The Netherlands has further strengthened its already strong position in electric mobility, with xEVs accounting for 15% of all sales. Since 2018, the number of new xEV registrations has more than doubled. As with Norway, the Netherlands offers an attractive package, including some 50,000 public charging points, meaning that more than half the country’s ‘re-filling’ stations are for xEVs. The nation is also a leader when it comes to the range of models.
From 2012 to 2018, electric car sales around the world saw global annual increases typically well in excess of 50%. And then, in 2019, 2.259 million new electric cars were registered—up just 5% on the year before
However, it remains to be seen whether the Netherlands will be able to maintain its strong position if the tax benefits for electric cars are, as planned, gradually reduced from 2021. The aim is to drop the benefits by 4% annually until they reach the standard level in 2026.
Looking to the future: The global outlook
In contrast to 2019, 2020 is set to be a far more turbulent year with widely varying effects at a local level, as the global pandemic keeps markets and hence the automotive industry in suspense.
On the one hand, there are clear hints of a relaxation in CO2 targets globally—softened license plate regulation in China or CO2 emission standards in the US—which would give internal combustion engines (ICEs) a significant boost to the detriment of xEV sales. What’s more, as the crisis continues to force automakers to shut down plants and potentially postpone investments and SOPs, a number of promising new BEV models, such as the Volkswagen ID.3, might be delayed—which would again negatively impact electromobility.
On the other hand, in the long run, the CO2 targets and penalties planned for Europe will have to be implemented to reach long-term ecological targets. Furthermore, the significant investments in EVs and EV technology by automakers and suppliers must be monetized as soon as possible to keep up liquidity and return on investment. Many automakers will therefore be motivated to find ways to offer their EV portfolio at highly attractive prices/packages—helped by cost reduction developments in battery technology. It’s also worth keeping in mind that Tesla is preparing to offer a small car from 2021 at a price equivalent to a comparable combustion engine car.
The first figures for 2020 give some interesting early indications. Globally, xEV registrations in January 2020 dropped 7% against 2019, a decline best explained by the rapid drop in registrations in China as a result of the corona crisis. However, a positive picture emerged from the January 2020 sales figures in Europe, with new xEV registrations rising more than 120% against the previous year—although there is little doubt that a different trend will emerge in the following months, despite the fact that the most interesting EV models are still to come.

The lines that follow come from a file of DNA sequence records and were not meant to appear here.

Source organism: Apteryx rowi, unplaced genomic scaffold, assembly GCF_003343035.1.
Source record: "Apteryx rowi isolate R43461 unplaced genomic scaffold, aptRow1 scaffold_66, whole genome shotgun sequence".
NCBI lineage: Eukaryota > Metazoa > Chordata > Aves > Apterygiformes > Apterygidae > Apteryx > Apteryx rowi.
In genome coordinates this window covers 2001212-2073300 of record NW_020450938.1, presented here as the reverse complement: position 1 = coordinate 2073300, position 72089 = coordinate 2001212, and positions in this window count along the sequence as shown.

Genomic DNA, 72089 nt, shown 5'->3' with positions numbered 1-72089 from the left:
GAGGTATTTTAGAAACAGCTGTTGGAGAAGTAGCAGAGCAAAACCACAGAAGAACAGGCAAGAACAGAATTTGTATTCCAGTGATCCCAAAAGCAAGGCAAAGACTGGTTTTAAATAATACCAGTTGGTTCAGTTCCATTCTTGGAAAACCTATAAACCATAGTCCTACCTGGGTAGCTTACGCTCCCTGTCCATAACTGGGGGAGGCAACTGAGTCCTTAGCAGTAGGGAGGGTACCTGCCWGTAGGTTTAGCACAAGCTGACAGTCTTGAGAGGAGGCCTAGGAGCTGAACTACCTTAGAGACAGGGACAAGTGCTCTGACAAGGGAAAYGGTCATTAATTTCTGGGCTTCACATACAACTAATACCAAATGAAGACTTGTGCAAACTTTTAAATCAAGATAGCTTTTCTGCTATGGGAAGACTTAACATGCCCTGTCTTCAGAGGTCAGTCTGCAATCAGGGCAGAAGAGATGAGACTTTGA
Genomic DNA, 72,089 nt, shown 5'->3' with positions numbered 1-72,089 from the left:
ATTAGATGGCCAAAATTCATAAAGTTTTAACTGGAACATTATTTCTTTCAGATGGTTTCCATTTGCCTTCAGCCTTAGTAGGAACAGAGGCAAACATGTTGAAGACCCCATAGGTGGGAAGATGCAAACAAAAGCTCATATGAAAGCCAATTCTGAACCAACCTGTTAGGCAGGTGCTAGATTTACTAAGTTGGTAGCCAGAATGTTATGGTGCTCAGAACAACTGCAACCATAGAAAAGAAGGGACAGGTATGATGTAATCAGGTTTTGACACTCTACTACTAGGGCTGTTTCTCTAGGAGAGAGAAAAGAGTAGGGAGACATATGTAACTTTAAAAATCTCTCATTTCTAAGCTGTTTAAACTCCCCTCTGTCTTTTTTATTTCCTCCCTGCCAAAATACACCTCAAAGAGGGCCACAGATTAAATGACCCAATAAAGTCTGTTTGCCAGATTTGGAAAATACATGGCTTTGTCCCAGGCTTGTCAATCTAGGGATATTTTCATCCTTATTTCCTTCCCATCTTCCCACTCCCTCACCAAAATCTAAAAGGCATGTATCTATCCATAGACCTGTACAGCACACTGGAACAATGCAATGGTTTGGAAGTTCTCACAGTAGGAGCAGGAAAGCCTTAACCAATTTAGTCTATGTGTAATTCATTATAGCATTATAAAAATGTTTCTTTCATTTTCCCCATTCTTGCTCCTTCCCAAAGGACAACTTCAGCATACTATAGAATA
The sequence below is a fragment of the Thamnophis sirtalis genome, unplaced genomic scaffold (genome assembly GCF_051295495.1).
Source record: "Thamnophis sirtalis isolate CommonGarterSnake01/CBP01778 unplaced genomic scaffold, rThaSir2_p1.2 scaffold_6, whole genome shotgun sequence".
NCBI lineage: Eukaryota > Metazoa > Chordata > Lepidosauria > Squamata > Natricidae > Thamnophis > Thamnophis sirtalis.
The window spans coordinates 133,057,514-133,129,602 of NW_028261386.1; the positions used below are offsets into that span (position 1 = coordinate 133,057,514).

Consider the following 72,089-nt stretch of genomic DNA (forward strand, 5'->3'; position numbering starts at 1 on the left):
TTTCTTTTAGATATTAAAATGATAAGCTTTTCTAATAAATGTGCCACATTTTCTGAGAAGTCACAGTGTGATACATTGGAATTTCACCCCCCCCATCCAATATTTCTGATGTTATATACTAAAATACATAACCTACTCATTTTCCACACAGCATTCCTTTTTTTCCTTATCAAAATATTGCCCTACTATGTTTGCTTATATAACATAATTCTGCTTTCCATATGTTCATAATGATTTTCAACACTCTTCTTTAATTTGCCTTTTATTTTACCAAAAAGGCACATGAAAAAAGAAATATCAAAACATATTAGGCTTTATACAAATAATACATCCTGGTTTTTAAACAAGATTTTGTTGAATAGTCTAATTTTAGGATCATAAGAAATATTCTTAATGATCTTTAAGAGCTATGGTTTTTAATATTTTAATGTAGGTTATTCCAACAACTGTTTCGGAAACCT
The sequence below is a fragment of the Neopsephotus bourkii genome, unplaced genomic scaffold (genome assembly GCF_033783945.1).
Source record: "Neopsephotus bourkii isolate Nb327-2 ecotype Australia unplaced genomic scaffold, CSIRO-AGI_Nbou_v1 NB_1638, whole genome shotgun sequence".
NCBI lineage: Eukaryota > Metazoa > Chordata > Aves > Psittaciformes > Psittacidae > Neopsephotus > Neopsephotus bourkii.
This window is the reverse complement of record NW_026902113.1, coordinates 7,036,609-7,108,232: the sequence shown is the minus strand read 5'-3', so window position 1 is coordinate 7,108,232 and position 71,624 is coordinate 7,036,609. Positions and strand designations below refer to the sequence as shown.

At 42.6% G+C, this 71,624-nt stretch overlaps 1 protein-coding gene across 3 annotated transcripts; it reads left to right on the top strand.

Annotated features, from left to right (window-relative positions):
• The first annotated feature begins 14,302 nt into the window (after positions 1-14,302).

How, exactly, the corona crisis will affect xEV sales in the short term is impossible to predict. In the longer term, it could well have a positive impact, as our glimpse of a cleaner world might well change consumer mindsets to focus less on sales discounts and more on sustainability issues. What is needed now is a sustainable approach to combine economic restart with intelligent support for environmentally friendly mobility. That approach could include purchase incentives by governments for EVs but also in the short term for environmentally friendly ICEs.
Only one thing can be predicted with confidence: 2020 will be characterised by increased uncertainty for everyone, from automakers to suppliers to investors, requiring the automotive industry to question and re-evaluate its goals for this year and beyond.
But where does this leave us in terms of timelines for xEVs? Will Germany’s goal of 1 million xEV’s on the road by 2022 be reached? Is Boris Johnson’s plan to ban ICE new car registrations in the UK by 2035 at all realistic? We live in the most unpredictable of times, and these plans might well be over-optimistic, but one thing is certain: reaching even 70% or 80% of these targets would be a success story. Yet it will take more than good intentions and political declarations—it will require close and direct cooperation between government institutions and the automotive industry. Subsidies and incentives on EV purchases will help, but they will not be enough to make the general public embrace EVs as a viable and likeable form of transport. To achieve that would mean a huge shift in public perception, a widespread belief that now is the time for change. The current crisis could be a one-off window of opportunity, and governments would be well advised to use it. And if they do so, who knows—they might even reach their seemingly unrealistic targets.
About the authors: Andreas Radics is Executive Partner, and Marian Asche is Senior Associate at Berylls Strategy Advisors